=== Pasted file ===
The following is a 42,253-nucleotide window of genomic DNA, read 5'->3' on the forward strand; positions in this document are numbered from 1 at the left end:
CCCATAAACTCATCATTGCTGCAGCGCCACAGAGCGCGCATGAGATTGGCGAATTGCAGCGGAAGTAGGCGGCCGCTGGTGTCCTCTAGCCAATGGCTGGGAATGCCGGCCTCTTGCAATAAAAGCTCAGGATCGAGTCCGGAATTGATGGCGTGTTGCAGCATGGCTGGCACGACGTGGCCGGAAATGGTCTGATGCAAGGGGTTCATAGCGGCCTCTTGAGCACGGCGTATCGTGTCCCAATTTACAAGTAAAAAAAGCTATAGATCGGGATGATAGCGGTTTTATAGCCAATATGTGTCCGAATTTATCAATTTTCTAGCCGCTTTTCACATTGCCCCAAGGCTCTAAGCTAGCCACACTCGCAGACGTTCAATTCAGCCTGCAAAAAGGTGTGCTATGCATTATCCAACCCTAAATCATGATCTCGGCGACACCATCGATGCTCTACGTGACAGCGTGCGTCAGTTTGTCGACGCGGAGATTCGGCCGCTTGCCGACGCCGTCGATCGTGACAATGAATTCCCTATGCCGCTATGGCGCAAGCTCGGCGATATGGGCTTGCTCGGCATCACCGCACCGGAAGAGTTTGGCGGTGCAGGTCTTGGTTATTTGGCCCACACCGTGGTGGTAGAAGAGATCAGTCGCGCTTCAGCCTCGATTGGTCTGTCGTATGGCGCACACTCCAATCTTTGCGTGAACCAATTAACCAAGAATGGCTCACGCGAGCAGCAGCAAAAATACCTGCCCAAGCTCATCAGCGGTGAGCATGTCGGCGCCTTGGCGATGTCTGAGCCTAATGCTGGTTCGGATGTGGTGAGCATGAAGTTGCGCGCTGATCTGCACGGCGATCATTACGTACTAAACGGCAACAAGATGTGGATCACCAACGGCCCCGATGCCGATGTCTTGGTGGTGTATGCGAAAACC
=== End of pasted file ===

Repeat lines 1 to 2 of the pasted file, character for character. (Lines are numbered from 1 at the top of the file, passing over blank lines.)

The following is a 42,253-nucleotide window of genomic DNA, read 5'->3' on the forward strand; positions in this document are numbered from 1 at the left end:
CCCATAAACTCATCATTGCTGCAGCGCCACAGAGCGCGCATGAGATTGGCGAATTGCAGCGGAAGTAGGCGGCCGCTGGTGTCCTCTAGCCAATGGCTGGGAATGCCGGCCTCTTGCAATAAAAGCTCAGGATCGAGTCCGGAATTGATGGCGTGTTGCAGCATGGCTGGCACGACGTGGCCGGAAATGGTCTGATGCAAGGGGTTCATAGCGGCCTCTTGAGCACGGCGTATCGTGTCCCAATTTACAAGTAAAAAAAGCTATAGATCGGGATGATAGCGGTTTTATAGCCAATATGTGTCCGAATTTATCAATTTTCTAGCCGCTTTTCACATTGCCCCAAGGCTCTAAGCTAGCCACACTCGCAGACGTTCAATTCAGCCTGCAAAAAGGTGTGCTATGCATTATCCAACCCTAAATCATGATCTCGGCGACACCATCGATGCTCTACGTGACAGCGTGCGTCAGTTTGTCGACGCGGAGATTCGGCCGCTTGCCGACGCCGTCGATCGTGACAATGAATTCCCTATGCCGCTATGGCGCAAGCTCGGCGATATGGGCTTGCTCGGCATCACCGCACCGGAAGAGTTTGGCGGTGCAGGTCTTGGTTATTTGGCCCACACCGTGGTGGTAGAAGAGATCAGTCGCGCTTCAGCCTCGATTGGTCTGTCGTATGGCGCACACTCCAATCTTTGCGTGAACCAATTAACCAAGAATGGCTCACGCGAGCAGCAGCAAAAATACCTGCCCAAGCTCATCAGCGGTGAGCATGTCGGCGCCTTGGCGATGTCTGAGCCTAATGCTGGTTCGGATGTGGTGAGCATGAAGTTGCGCGCTGATCTGCACGGCGATCATTACGTACTAAACGGCAACAAGATGTGGATCACCAACGGCCCCGATGCCGATGTCTTGGTGGTGTATGCGAAAACC